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FMTC: The good, the bad and the Keep Flower Mound Beautiful

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The Flower Mound Town Council meeting on Monday began with good news for the town in the presentation from the local environmental group, Keep Flower Mound Beautiful (KFMB).

The state group, Keep Texas Beautiful (KTB) named KFMB as the 2017 winner of the Governor’s Community Achievement Award (GCAA), for communities with a population of 45,001 to 65,000, one of the most-coveted environmental and community improvement awards. In the same category, Grapevine was second and Haltom City ranked third.

Communities submitted materials to one of 10 population categories and judges chose the winners based on their achievements in seven environmental and community improvement areas: community leadership and coordination, education, public awareness, litter prevention and cleanup, litter law and illegal dumping enforcement, beautification and community improvement, plus solid waste management.

In 2016, for example, KFMB removed 38,901 pounds of waste, while volunteering 5,171 hours.

In addition, the revamped Adopt-A-Spot program removed 1,940-pounds of trash, collected 710-pounds of recyclables from 38 Spot locations, including six beautification sites.

The work continued April 1 with the annual Trash Bash when volunteers collected 2,780 pounds of trash, 1,880 pounds of recyclable items and 15,000 pounds of paper that were either recycled or shredded. Town Council formed the KFMB Board, seven members with two alternates, in 2003.

“This really shows that KFMB has a purpose and that we’re valuable to the town,” said KFMB President Marilyn Lawson. She was named as the state’s Volunteer of the Year by KTB.

Lawson has spent years working to make Flower Mound a better community and organizes several events benefiting the community. In 2013, she began the Lend-a-Hand Community Initiative, which assists Flower Mound homeowners unable to take care of home repairs– due to age, illness, or loss of income. In the past four years, the program has completed 29 projects.

The GCAA program has recognized outstanding communities for more than 30 years, with the Texas Department of Transportation (TxDOT) providing landscaping funding since 1985. The 2017 winners will share $2 million in landscape funding from TxDOT.

Flower Mound will receive up to $250,000 for a landscaping project along a local TxDOT roadway. KFMB will receive its award on Tuesday, June 13, in San Antonio, during the 50th Annual KTB Conference.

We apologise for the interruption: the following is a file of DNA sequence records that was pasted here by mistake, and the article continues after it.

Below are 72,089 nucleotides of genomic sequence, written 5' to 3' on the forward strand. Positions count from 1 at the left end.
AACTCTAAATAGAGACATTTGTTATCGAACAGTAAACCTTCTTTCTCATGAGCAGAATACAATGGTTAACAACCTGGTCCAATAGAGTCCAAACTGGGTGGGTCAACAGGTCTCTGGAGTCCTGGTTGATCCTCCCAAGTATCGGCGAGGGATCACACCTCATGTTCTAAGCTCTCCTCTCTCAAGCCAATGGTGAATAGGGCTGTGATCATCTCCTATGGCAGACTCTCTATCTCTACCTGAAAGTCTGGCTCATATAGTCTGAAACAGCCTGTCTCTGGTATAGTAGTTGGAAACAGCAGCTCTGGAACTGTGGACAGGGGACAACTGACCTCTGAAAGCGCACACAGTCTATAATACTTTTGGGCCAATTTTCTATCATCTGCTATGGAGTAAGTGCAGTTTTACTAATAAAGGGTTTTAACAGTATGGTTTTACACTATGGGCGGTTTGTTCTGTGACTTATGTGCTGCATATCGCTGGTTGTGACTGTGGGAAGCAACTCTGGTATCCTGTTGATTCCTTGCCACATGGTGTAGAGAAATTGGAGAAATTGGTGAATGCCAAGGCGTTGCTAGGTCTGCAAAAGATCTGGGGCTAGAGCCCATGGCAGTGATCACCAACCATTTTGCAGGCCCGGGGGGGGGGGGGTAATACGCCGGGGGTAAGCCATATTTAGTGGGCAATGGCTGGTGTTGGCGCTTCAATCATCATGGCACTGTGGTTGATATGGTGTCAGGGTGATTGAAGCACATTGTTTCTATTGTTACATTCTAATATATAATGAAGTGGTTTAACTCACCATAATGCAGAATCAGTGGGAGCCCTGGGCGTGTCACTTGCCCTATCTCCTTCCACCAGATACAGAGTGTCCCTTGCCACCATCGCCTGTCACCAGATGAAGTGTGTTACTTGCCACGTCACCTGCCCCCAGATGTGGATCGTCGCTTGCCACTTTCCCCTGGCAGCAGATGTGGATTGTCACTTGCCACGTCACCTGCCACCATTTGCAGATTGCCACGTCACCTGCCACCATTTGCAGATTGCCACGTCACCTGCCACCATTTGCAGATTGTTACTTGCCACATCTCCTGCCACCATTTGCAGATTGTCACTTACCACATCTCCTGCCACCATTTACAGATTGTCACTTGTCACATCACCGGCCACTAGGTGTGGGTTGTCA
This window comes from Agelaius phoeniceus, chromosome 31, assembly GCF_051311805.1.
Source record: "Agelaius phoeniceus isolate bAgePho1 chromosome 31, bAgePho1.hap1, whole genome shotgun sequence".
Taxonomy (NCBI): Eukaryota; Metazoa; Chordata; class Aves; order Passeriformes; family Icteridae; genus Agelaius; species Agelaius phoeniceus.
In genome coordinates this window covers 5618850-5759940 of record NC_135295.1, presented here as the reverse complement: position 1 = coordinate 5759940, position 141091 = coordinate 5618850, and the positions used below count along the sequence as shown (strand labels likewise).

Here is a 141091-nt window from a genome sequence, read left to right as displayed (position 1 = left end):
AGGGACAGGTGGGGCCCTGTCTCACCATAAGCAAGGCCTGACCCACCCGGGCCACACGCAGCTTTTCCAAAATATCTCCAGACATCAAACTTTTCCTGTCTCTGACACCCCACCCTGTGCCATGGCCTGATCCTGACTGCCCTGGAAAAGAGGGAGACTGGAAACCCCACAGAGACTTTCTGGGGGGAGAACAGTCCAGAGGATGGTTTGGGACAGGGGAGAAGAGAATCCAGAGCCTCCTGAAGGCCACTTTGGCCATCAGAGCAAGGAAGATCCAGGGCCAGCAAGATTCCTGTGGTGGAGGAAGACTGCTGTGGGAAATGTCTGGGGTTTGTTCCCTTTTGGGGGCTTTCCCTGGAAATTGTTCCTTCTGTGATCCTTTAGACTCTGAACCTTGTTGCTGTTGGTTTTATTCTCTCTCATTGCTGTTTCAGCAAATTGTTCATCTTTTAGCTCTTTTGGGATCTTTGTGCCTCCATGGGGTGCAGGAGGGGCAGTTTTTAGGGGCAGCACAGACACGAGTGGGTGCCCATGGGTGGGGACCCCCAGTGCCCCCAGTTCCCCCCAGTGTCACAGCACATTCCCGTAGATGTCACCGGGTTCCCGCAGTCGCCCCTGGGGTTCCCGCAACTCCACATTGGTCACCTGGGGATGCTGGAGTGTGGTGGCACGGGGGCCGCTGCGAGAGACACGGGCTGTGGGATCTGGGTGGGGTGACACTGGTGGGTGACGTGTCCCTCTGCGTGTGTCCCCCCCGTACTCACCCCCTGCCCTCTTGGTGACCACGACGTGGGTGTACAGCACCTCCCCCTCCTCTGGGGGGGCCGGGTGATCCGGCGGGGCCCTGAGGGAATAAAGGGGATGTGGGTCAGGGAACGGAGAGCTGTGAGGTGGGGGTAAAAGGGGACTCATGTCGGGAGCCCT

Finally, the Town of Flower Mound won third place in the Keep Texas Beautiful Media Award for its “Bad Neighbor” series, which encourages residents to “know the code” and to dispose of hazardous materials properly. Which provided a sort of segue for local commercial real estate developer and Flower Mound realtor, Todd Weaver, to step to the podium during the public participation segment of the council meeting.

“You might’ve heard that there’s been a video going around … Mr. [Itamar] Gelbman shot that video carefully to crop out the existing client of the building that he declared the building to be vacant,” said Weaver.  “The owner of that building is a local resident of Flower Mound and owns a business here in Flower Mound—as well as 13 others across the state. He built the building, without asking anyone for a penny … and he felt wronged [by the misleading video].”

The owner himself occupies 2,000-square-feet, with other tenants taking about 6,000-square-feet—for a total of about 8,000-square-feet, or 57-percent occupancy.

Weaver asked Gelbman, who is running for re-election to his Place 5 seat on Town Council, why, if he was so concerned about vacancy rates [for commercial space], he had voted to approve the Master Plan amendment and site plan for the building.

“If you were so concerned about this, you could’ve called me or one of my competitors for help with this,” said Weaver.

Gelbman said he’d called Weaver two years ago and wasn’t called back. Weaver said: “I didn’t get it.”

He added that he’s calmed down the building owner and let him know that the town still believes in him.

He told Gelbman: “The next time you need data, come to me; don’t do that [create mis-information to support his statement].

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